Law Cheat Sheet

Topics: Contract, Contract law, Tort Pages: 9 (2846 words) Published: August 21, 2011

Intention – SOCIAL OR DOMESTIC- do not intend to create legal relations. Balfour v Balfour (1912)

Categories of rebuttal – The nature of the document (if drafted by solicitor) - Agreement may expressly state legal relations
- Surrounding Circumstance may indicate intention Merritt v Merritt (1970) -Significant reliance on promise- consequences are sufficiently serious. Wakeling v Ripley (1951)
- COMMERCIAL NATURE- do intend to create legal relations. Edwards v Skyways (1964) Rebutted- Rose & Frank Co v JR Crompton & Bros Ltd (1925)

Letters of Comfort- State of current intentions for the future. Provide Comfort, not assurance. (Kleinwort Benson Ltd v Malaysia Mining Corporation Berhad [1981]

Agreement- has been a valid offer and that it has been accepted. Manifestation by 2 or more persons to the substance of the contract. Would a reasonable person think an agreement had been entered. Can be shown by conduct. Does not have to be express words “I accept your offer” Offer:

1. Offers must be distinguished from an invitation to treat or request for information. – Intention to make offer- Carlill v Carbolic Smoke Balls Co. (1893) * Display of goods- Invitation to Treat. Pharmaceutical Society v Boots Cash Chemists. * Request for info does not create offer- Harvey v Facey [1893] 2. Offers must be communicated to the person or persons for whom it was intended. 3. Offer can be made to particular person, persons or whole world. – smoke balls case. 4. Offers may terminate- Revocation- Dickinson v Dodds Revocation must be communicated. * Rejection: Offeree says no.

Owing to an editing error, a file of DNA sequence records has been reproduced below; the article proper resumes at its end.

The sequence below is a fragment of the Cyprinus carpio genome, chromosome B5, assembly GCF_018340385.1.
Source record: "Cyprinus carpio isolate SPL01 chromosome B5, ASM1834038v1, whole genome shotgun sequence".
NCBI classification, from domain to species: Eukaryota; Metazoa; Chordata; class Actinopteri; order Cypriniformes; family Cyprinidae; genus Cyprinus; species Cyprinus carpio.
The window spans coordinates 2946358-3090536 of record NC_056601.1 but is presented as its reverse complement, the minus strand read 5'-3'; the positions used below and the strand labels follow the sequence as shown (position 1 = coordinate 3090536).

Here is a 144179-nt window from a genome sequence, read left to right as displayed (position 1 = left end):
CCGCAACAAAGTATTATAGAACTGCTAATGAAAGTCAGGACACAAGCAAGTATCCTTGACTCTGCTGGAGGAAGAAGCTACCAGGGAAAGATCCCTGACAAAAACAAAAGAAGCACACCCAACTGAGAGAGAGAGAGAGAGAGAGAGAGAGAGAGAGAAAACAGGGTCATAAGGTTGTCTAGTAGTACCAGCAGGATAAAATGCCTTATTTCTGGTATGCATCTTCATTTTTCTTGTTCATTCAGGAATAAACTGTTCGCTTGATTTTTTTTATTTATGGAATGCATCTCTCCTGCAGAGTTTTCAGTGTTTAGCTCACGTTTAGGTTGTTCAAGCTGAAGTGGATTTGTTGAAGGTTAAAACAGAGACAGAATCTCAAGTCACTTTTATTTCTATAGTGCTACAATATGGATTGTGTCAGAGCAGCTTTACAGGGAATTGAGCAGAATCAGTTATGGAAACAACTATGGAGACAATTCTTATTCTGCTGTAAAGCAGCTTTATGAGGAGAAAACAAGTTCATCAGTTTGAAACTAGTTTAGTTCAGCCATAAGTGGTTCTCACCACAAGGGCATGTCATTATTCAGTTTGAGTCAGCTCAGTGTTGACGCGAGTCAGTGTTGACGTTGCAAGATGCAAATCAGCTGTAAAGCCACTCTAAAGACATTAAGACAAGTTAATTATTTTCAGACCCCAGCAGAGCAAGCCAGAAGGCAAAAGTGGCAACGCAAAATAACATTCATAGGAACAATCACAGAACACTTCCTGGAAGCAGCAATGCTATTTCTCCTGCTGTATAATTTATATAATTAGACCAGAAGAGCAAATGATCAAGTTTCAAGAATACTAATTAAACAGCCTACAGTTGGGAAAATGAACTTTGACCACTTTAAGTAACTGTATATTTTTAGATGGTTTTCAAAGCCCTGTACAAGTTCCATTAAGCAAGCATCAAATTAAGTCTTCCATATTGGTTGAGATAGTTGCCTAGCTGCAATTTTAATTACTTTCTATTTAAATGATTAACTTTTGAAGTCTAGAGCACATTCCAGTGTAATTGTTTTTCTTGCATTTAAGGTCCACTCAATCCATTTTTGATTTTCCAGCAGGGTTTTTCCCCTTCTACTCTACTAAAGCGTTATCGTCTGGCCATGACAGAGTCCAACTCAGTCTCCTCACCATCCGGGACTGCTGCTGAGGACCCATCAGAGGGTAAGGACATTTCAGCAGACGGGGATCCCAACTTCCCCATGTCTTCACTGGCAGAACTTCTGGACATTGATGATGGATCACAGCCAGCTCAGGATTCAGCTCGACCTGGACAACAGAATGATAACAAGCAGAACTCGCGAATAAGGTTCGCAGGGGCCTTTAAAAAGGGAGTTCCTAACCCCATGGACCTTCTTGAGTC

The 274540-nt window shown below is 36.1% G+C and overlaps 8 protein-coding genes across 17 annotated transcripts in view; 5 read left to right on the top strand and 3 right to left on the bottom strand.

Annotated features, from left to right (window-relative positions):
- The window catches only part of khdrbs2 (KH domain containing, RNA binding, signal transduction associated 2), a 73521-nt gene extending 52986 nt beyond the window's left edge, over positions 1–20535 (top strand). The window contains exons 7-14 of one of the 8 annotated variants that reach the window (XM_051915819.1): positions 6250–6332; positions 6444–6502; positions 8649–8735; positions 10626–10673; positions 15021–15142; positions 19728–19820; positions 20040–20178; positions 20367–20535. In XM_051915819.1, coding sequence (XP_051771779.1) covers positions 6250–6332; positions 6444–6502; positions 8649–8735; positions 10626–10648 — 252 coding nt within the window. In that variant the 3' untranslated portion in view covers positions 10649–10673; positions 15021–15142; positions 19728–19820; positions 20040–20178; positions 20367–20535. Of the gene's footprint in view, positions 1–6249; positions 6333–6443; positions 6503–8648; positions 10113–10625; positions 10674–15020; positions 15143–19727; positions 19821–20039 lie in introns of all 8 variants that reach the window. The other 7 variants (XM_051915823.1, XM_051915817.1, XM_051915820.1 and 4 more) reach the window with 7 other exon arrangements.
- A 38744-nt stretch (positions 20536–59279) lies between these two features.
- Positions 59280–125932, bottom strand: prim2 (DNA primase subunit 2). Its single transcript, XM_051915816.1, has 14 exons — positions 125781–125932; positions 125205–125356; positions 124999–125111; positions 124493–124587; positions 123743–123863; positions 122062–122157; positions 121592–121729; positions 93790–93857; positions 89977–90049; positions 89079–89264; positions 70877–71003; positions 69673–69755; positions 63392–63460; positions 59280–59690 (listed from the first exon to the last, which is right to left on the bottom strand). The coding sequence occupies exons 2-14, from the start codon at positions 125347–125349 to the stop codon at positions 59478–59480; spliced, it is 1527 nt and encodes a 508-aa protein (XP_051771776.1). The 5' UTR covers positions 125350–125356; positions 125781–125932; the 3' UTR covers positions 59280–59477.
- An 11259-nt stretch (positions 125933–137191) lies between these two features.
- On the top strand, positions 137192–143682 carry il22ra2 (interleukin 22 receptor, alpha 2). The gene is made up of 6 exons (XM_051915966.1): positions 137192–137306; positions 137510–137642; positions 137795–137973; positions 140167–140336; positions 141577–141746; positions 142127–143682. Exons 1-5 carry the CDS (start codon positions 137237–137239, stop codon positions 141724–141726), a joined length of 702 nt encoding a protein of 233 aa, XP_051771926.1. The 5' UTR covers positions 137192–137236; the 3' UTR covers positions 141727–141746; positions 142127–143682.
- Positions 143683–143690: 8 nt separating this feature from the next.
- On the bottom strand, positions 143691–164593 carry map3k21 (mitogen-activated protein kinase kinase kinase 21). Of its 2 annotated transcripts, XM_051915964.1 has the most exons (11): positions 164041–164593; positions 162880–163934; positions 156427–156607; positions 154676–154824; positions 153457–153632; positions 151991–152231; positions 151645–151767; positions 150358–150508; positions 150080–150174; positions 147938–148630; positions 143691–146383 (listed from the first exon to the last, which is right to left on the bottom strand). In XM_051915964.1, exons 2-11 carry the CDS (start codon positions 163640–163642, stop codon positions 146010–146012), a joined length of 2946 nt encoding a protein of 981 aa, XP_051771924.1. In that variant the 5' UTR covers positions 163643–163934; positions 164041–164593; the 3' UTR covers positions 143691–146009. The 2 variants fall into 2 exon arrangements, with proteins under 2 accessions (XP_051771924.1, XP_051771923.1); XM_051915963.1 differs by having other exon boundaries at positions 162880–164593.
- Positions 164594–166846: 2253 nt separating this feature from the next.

* Counter-offer: offeree makes counter offer. Rejects original offer. Hyde v Wrench [1840] * Lapse of Time- specified time, or reasonable lapse. Ramsgate Victoria Hotel Co Ltd v Montefiore [1866] * Lapse by Death- Carter v Hyde

* Lapse by Failure of Condition: condition must happen before agreement becomes contract. Acceptance:
1. Acceptance must be in reliance on offer. R v Clarke (1927)- Tried to claim reward 2. Acceptance must be communicated- Silence is not acceptance. Felthouse v Bindley (1862) Postal Acceptance Rule: where acceptance by post is contemplated, acceptance occurs when letter is posted. Adams v Lindsell (1818) Communication of Acceptance- time an electronic communication is received is the time it enters an information system designated by the addressee to receive the info. If none has been designated, the time is when it comes to addressee’s attention. 3. Acceptance with condition is not acceptance. Masters v Cameron. 4. Acceptance cannot be revoked- cannot change mind after accepting, unless offeror agrees to release from contract.

No consideration means it’s a gift. Consideration cannot be vague, illegal or impossible. White v Bluett (1853) son promised to stop being a spoilt brat to his father. Consideration must move from the promisee, must do something in return for promise. When acts are performed at the promisors request before any promise of payment is made a contract can exist if there was an implied understanding that complying with the request would be ultimately paid for. -“Past consideration is no consideration”, may be future or present, but not past. Roscorla v Thomas [1842] Consideration must be sufficient, adequacy is subjective and for parties to decide. Chappell & Co Ltd v Nestle Co Ltd [1960] Performing an existing duty is not sufficient consideration. If already legally obliged to do something, it cannot be offered as consideration. Stilk v Myric [1809] crew members of boat. Part Payment of Debt- not sufficient consideration unless something else is provided. Pinnel’s case. “payment of a lesser sum on the day in satisfaction of a greater, cannot be satisfaction for the whole, because it appears to the judges that by no possibility a lesser sum can be satisfaction to the plaintiff for a greater sum” Part payment is...
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